DeVos Is Sued By 17 States; Richard Spencer And Colleges; Race and Student Loans
Our weekly roundup of education news and happenings may make you uncomfortable, but please don't ban our inconvenient truths.
A Mississippi district bans To Kill A Mockingbird
The classic 1960 novel was pulled from a junior high reading list, according to the Biloxi Sun Herald, because some were made "uncomfortable" by the use of the n-word. The decision was roundly criticized. The book was temporarily banned last year from schools in Accomack County, Virginia.
New Mexico restores science education standards
The state of New Mexico announced that it would restore classroom references to evolution, human-caused climate change and the 4.6-billion-year age of the Earth. The information, all part of mainstream scientific consensus, had been stripped from the state's draft science education standards released last month. They were restored after a public outcry.
Black graduates, especially, struggle to repay student loans
The typical African-American who took out student loans in 2003-2004 owed even more money, not less, after a dozen years. Nearly half of all African-American borrowers ultimately defaulted on their loans, compared with just 29 percent of all students. The defaulters included 75 percent of African-Americans who left for-profit colleges.
Those are the stark results of an analysis of new federal student loan data from the left-leaning Center for American Progress.
They found that even when black students earn a bachelor's degree, on average they make no progress at all paying down their loans for more than a decade. Loan balances can balloon in this way because of missed payments, penalties or times when payments are suspended because of economic hardship.
Ben Miller of the Center for American Progress added that the latest numbers may be even worse than the period covered by this data.
17 states and D.C. sue Betsy DeVos over for-profit college rules
In a suit filed Tuesday, a group of Democratic attorneys general are challenging the education secretary's decision to suspend the "gainful employment" rule.
Previously in July, a similar group filed suit over the secretary's rollback of the "borrower defense to repayment" rule. Both rules were aimed at predatory or fraudulent for-profit colleges.
Liz Hill, a spokeswoman for the department, said in a statement: "This is just the latest in a string of frivolous lawsuits filed by Democratic attorneys general who are only seeking to score quick political points."
New Education Department appointee is a foe of federal regulations
Politico reports that Hans Bader, who until last week worked at a libertarian think tank, will join the department's Office of General Counsel. He previously served in the department's Office of Civil Rights in the George W. Bush administration. He is on record as a critic of the stepped-up enforcement of civil rights by Obama's education department, particularly its actions on campus sexual assault. DeVos has thrown out these Obama-era guidelines and the department is now writing new ones.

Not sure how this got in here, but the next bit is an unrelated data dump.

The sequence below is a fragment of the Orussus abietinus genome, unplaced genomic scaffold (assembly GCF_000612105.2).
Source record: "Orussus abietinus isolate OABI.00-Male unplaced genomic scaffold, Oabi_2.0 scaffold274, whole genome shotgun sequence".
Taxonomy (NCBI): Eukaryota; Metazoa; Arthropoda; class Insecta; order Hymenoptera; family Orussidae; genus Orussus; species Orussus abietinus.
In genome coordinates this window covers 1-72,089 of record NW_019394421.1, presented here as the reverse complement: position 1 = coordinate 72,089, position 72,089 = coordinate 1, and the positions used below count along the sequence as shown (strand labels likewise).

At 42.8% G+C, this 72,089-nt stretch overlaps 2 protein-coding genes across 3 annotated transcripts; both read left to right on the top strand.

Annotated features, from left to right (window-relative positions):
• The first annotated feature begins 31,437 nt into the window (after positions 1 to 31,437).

Florida declares a state of emergency over campus appearance by white nationalist
Richard Spencer, who was a headliner at the alt-right rally in Charlottesville, Va., that turned deadly, rented a hall for a speech at the University of Florida this week, rather than being invited by a campus-affiliated group. Extra security for Thursday's appearance was estimated to cost the university more than a half-million dollars. Gov. Rick Scott declared a countywide state of emergency in order to coordinate a security plan. Hecklers shouted Spencer down; at least three people were arrested in connection with the protests.
Spencer has similar upcoming appearances at the University of Cincinnati and Ohio State University. These visits have raised debate and led to legal wrangling over hate speech vs. free speech at public and private universities.
Newark schools have improved, says Harvard study
A new analysis says reading scores have risen for fourth- through eighth-graders. Most of the improvement, said researchers, came from closing low-performing schools. The city's schools have been scrutinized nationwide since Facebook founder Mark Zuckerberg donated $100 million in 2010.
Library fines erased for New York City children
Another bright spot this week: A philanthropic foundation has contributed $2.25 million to erase the public library fines of children under 18 in all five boroughs of New York City. An estimated 1 in 5 children's library cards had been blocked because of overdue books. Now they can check out titles such as To Kill A Mockingbird — in audiobook, ebook or hardcover formats.
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